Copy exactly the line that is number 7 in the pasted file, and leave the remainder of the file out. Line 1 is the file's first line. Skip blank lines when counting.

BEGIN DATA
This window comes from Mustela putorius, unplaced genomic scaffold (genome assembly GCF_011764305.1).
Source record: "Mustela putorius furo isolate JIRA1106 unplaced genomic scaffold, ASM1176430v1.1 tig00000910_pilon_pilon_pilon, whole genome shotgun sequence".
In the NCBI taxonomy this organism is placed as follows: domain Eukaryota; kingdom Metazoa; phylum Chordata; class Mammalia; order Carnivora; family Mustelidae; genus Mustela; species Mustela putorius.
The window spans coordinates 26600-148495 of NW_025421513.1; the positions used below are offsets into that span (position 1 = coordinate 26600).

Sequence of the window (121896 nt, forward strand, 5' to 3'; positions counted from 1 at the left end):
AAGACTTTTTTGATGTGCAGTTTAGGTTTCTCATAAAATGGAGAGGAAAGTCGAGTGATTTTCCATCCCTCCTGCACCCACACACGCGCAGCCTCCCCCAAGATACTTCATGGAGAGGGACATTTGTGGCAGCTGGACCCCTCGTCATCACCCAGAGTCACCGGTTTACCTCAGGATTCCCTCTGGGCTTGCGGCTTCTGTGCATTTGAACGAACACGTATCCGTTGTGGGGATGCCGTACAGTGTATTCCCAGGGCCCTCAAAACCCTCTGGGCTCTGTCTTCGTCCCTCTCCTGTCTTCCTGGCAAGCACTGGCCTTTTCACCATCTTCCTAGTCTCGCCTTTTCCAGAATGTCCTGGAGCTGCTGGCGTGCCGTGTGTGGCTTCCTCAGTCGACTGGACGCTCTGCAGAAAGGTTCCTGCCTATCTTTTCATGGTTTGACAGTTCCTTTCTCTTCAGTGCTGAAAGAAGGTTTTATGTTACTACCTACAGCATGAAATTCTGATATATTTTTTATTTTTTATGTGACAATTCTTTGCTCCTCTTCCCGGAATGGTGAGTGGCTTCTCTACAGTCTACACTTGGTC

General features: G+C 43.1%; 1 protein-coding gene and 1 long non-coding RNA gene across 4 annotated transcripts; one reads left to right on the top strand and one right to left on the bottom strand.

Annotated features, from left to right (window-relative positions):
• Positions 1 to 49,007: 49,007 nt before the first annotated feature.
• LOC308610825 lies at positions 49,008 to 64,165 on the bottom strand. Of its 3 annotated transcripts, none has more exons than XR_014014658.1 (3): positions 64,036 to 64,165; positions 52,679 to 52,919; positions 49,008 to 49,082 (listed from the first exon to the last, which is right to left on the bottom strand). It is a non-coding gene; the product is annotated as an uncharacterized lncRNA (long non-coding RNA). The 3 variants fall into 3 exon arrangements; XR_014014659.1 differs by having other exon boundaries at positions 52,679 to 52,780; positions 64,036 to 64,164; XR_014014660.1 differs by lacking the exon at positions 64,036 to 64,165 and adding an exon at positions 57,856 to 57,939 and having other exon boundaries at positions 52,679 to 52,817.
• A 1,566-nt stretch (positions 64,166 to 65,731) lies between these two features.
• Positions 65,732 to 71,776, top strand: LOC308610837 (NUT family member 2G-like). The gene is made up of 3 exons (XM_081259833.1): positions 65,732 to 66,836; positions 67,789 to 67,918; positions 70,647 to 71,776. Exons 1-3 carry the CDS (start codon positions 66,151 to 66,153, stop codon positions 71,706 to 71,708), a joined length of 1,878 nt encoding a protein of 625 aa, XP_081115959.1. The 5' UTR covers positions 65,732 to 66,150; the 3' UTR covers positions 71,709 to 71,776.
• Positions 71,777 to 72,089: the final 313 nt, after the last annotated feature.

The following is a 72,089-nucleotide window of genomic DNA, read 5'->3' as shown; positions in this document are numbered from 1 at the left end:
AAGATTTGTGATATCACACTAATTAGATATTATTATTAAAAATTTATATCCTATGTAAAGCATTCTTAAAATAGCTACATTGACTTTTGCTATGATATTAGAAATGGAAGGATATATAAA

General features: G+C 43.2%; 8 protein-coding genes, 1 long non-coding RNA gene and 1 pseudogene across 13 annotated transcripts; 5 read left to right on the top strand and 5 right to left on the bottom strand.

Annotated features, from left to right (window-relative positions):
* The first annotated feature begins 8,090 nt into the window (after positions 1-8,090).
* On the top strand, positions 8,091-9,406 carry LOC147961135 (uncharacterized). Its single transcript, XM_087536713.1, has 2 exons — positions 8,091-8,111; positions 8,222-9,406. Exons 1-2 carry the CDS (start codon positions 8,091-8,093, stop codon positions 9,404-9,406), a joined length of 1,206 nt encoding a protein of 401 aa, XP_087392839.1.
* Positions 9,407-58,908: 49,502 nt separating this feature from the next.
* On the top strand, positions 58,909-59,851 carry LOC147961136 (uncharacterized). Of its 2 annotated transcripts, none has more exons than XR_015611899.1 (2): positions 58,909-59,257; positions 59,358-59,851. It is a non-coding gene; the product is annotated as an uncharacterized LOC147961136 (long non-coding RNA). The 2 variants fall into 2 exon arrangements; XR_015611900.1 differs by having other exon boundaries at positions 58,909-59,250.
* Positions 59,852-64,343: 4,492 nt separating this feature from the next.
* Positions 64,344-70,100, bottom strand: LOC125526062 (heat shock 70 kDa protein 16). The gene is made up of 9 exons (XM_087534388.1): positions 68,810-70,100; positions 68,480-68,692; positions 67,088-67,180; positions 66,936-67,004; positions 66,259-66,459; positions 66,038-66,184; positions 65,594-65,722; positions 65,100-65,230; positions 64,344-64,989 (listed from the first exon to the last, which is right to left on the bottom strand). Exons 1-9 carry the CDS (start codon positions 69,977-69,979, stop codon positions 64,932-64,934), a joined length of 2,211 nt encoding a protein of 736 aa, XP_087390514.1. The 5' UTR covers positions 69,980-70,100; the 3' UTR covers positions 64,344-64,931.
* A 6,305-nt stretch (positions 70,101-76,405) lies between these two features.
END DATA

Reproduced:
General features: G+C 43.1%; 1 protein-coding gene and 1 long non-coding RNA gene across 4 annotated transcripts; one reads left to right on the top strand and one right to left on the bottom strand.